Neuralstem Cell Therapy

for Spinal Cord Injury

  • Product status:
    • U.S.: FDA-approved NSI-566/cSCI Phase I Safety Clinical Trial completed the last surgery in July 2015, with six-month post-observation period; FDA amended protocol to four patients total
    • South Korea: NSI-566/Acute SCI Phase I/II trial awaiting IND approval
  • Mechanism of Action: Rebuilding neural circuitry across and below the injury site
  • Route of Administration: Direct injections into the spinal cord in and around the injury site

According to the National Spinal Cord Injury Association, three classes of neural tissue damage leading to paralysis have been identified:

  • Nerve cell death within the spinal cord
  • Disruption of nerve pathways
  • Demyelination, or destruction of the protective insulation surrounding axons, which conduct nerve signals

Recent clinical work has indicated that intensive rehabilitation can improve motor function in spinal cord injury patients even several years post injury. Neuralstem’s NSI-566 neural stem cells could provide a neuron-rich substrate to the injured spinal cord segments, possibly promoting and supporting repair, regeneration and reorganization.

Neuralstem is seeking to treat the symptoms of spinal cord injury via transplantation of its cells directly into the gray matter of the patient’s spinal cord. Neuralstem expects its cells will integrate into a patient’s own neural tissue and possibly create new circuitry to help transmit nerve signals to muscles. Specifically, neurons differentiated from these grafts may serve as a bridge to connect the axons located above the injury site to neurons of segments below the injury. The transplanted cells may also promote reorganization of the spinal cord segmental circuitry over time, possibly leading to improved motor function.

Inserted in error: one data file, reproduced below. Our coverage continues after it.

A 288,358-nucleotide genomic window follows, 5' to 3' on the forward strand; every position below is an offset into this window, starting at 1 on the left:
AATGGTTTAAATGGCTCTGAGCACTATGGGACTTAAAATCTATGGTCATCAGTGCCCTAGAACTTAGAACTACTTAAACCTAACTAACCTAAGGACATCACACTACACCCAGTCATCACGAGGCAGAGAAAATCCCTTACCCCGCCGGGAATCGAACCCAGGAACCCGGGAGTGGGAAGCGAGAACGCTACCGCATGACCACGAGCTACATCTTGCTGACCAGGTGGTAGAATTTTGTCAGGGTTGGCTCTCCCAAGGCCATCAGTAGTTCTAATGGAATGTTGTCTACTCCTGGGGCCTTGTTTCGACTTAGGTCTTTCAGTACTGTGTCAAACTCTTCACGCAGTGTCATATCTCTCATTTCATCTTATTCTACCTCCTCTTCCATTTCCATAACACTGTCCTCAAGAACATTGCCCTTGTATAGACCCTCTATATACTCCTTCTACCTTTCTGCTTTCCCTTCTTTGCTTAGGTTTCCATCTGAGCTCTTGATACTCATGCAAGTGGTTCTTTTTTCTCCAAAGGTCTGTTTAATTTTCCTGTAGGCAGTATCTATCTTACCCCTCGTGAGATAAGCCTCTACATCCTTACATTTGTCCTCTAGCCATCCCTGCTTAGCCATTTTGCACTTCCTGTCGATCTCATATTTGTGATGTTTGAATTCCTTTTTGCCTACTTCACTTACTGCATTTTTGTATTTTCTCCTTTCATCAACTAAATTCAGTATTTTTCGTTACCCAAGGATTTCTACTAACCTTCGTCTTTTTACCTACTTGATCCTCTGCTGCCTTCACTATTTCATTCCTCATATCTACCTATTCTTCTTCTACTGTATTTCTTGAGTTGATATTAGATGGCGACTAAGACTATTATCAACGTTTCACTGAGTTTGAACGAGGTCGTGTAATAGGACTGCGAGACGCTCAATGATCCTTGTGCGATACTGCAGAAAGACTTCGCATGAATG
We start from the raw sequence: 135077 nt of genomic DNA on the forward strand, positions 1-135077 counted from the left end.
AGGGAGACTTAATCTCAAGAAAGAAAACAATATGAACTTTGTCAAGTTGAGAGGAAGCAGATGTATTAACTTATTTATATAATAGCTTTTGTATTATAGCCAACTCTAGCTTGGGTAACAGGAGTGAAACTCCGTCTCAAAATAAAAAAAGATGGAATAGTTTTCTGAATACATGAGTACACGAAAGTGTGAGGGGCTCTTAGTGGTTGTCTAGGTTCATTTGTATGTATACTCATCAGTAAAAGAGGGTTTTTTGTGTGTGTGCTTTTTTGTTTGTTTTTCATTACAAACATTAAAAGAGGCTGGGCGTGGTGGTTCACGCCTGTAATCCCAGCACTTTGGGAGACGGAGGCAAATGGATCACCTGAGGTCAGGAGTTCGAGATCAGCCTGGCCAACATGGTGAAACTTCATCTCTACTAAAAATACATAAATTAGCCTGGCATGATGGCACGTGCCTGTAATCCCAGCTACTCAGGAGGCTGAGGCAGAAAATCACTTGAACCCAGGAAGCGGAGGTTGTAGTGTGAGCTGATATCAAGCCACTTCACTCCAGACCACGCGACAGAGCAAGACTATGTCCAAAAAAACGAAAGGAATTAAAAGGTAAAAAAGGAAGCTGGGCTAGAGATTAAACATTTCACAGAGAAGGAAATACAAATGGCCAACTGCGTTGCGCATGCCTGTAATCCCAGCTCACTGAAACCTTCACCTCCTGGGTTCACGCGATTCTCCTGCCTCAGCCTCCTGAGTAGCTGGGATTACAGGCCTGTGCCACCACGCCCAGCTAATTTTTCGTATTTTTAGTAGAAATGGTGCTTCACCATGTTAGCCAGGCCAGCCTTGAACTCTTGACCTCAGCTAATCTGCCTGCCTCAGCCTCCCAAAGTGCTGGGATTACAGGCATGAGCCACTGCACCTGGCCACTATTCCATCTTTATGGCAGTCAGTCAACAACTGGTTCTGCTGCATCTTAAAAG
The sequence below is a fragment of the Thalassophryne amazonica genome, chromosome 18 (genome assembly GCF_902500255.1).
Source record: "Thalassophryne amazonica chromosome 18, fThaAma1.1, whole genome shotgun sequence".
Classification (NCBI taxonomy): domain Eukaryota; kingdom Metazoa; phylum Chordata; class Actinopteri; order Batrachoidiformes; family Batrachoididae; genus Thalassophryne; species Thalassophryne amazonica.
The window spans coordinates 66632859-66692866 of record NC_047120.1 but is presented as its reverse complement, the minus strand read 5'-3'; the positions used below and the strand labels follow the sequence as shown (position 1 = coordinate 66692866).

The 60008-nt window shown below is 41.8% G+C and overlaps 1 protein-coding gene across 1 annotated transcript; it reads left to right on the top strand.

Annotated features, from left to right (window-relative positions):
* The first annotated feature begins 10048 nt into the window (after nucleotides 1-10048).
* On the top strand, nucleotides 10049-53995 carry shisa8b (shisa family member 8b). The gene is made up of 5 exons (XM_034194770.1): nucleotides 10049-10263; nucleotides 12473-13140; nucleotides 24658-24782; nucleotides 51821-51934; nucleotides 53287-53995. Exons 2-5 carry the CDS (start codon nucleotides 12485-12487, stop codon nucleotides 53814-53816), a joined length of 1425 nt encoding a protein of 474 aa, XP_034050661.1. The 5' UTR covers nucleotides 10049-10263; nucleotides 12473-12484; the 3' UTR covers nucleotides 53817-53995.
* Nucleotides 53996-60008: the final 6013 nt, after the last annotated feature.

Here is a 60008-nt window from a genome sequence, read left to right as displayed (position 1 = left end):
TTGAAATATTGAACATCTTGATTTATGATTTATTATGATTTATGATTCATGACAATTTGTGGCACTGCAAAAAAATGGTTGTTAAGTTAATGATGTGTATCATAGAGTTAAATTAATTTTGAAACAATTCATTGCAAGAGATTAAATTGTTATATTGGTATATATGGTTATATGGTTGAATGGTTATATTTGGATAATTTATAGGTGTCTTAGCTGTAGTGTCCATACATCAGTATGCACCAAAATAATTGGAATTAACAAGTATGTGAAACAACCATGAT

In preclinical work, rats with ischemia-induced spinal cord injury recovered a significant amount of motor function after transplantation with Neuralstem cells. View published paper here. In another study, rats with surgically transected spinal cords, which rendered them permanently and completely paraplegic, were reported to recover significant locomotor function, regaining movement in all lower extremity joints. View scientific journal CELL report here. Additionally, a published study showed that rats transplanted with NSI-566 cells, three days after a spinal cord injury (acute), showed improvement along several measures of motor function and a reduction of spasticity. View published paper here.

Neuralstem cells also express powerful nerve growth factors that are essential to the healthy function of the central nervous system (CNS). These could protect the patient’s own neurons from further degeneration due to injury.

Neuralstem Spinal Cord Injury Trial

Neuralstem completed the final surgery in a Phase I safety trial of its NSI-566 neural stem cells for chronic spinal cord injury (cSCI) at the University of California, San Diego School of Medicine, supported and funded by the UC San Diego Sanford Stem Cell Clinical Center, in July 2015. This phase of the trial will conclude after a six-month post-surgery observation period of the last patient.

In October 2015, Joseph Ciacci, M.D., UCSD School of Medicine, presented initial NSI-566/cSCI